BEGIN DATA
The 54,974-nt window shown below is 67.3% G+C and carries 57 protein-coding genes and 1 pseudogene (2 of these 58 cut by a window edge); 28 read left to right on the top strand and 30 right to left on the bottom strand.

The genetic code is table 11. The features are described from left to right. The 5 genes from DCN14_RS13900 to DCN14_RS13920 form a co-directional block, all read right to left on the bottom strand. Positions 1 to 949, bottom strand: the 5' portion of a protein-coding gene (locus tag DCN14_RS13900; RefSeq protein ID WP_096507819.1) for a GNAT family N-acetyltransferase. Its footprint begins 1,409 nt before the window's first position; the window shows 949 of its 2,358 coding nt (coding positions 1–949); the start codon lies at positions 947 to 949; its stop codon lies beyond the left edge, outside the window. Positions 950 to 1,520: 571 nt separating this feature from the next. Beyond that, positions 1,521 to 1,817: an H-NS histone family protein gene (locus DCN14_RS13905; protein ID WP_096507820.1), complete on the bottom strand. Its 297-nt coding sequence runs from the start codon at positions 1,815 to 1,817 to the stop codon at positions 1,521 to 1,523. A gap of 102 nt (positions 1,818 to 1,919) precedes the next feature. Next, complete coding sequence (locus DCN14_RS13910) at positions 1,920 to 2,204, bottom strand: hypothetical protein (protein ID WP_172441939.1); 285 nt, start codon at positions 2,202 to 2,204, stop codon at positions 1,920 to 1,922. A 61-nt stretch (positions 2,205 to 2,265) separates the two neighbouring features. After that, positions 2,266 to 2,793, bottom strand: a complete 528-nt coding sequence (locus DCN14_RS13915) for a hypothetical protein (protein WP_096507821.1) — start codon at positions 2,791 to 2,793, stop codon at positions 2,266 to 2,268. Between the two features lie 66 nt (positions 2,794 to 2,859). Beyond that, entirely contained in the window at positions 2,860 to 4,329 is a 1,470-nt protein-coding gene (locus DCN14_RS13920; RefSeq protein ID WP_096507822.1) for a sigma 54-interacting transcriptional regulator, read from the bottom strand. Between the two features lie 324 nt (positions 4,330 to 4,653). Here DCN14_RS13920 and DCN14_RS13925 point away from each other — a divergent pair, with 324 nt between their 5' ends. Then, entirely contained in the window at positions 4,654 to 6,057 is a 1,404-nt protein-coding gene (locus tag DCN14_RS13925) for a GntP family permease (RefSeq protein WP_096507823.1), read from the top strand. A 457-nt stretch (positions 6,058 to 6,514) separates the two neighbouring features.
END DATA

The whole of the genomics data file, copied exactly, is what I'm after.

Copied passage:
The 54,974-nt window shown below is 67.3% G+C and carries 57 protein-coding genes and 1 pseudogene (2 of these 58 cut by a window edge); 28 read left to right on the top strand and 30 right to left on the bottom strand.

The genetic code is table 11. The features are described from left to right. The 5 genes from DCN14_RS13900 to DCN14_RS13920 form a co-directional block, all read right to left on the bottom strand. Positions 1 to 949, bottom strand: the 5' portion of a protein-coding gene (locus tag DCN14_RS13900; RefSeq protein ID WP_096507819.1) for a GNAT family N-acetyltransferase. Its footprint begins 1,409 nt before the window's first position; the window shows 949 of its 2,358 coding nt (coding positions 1–949); the start codon lies at positions 947 to 949; its stop codon lies beyond the left edge, outside the window. Positions 950 to 1,520: 571 nt separating this feature from the next. Beyond that, positions 1,521 to 1,817: an H-NS histone family protein gene (locus DCN14_RS13905; protein ID WP_096507820.1), complete on the bottom strand. Its 297-nt coding sequence runs from the start codon at positions 1,815 to 1,817 to the stop codon at positions 1,521 to 1,523. A gap of 102 nt (positions 1,818 to 1,919) precedes the next feature. Next, complete coding sequence (locus DCN14_RS13910) at positions 1,920 to 2,204, bottom strand: hypothetical protein (protein ID WP_172441939.1); 285 nt, start codon at positions 2,202 to 2,204, stop codon at positions 1,920 to 1,922. A 61-nt stretch (positions 2,205 to 2,265) separates the two neighbouring features. After that, positions 2,266 to 2,793, bottom strand: a complete 528-nt coding sequence (locus DCN14_RS13915) for a hypothetical protein (protein WP_096507821.1) — start codon at positions 2,791 to 2,793, stop codon at positions 2,266 to 2,268. Between the two features lie 66 nt (positions 2,794 to 2,859). Beyond that, entirely contained in the window at positions 2,860 to 4,329 is a 1,470-nt protein-coding gene (locus DCN14_RS13920; RefSeq protein ID WP_096507822.1) for a sigma 54-interacting transcriptional regulator, read from the bottom strand. Between the two features lie 324 nt (positions 4,330 to 4,653). Here DCN14_RS13920 and DCN14_RS13925 point away from each other — a divergent pair, with 324 nt between their 5' ends. Then, entirely contained in the window at positions 4,654 to 6,057 is a 1,404-nt protein-coding gene (locus tag DCN14_RS13925) for a GntP family permease (RefSeq protein WP_096507823.1), read from the top strand. A 457-nt stretch (positions 6,058 to 6,514) separates the two neighbouring features.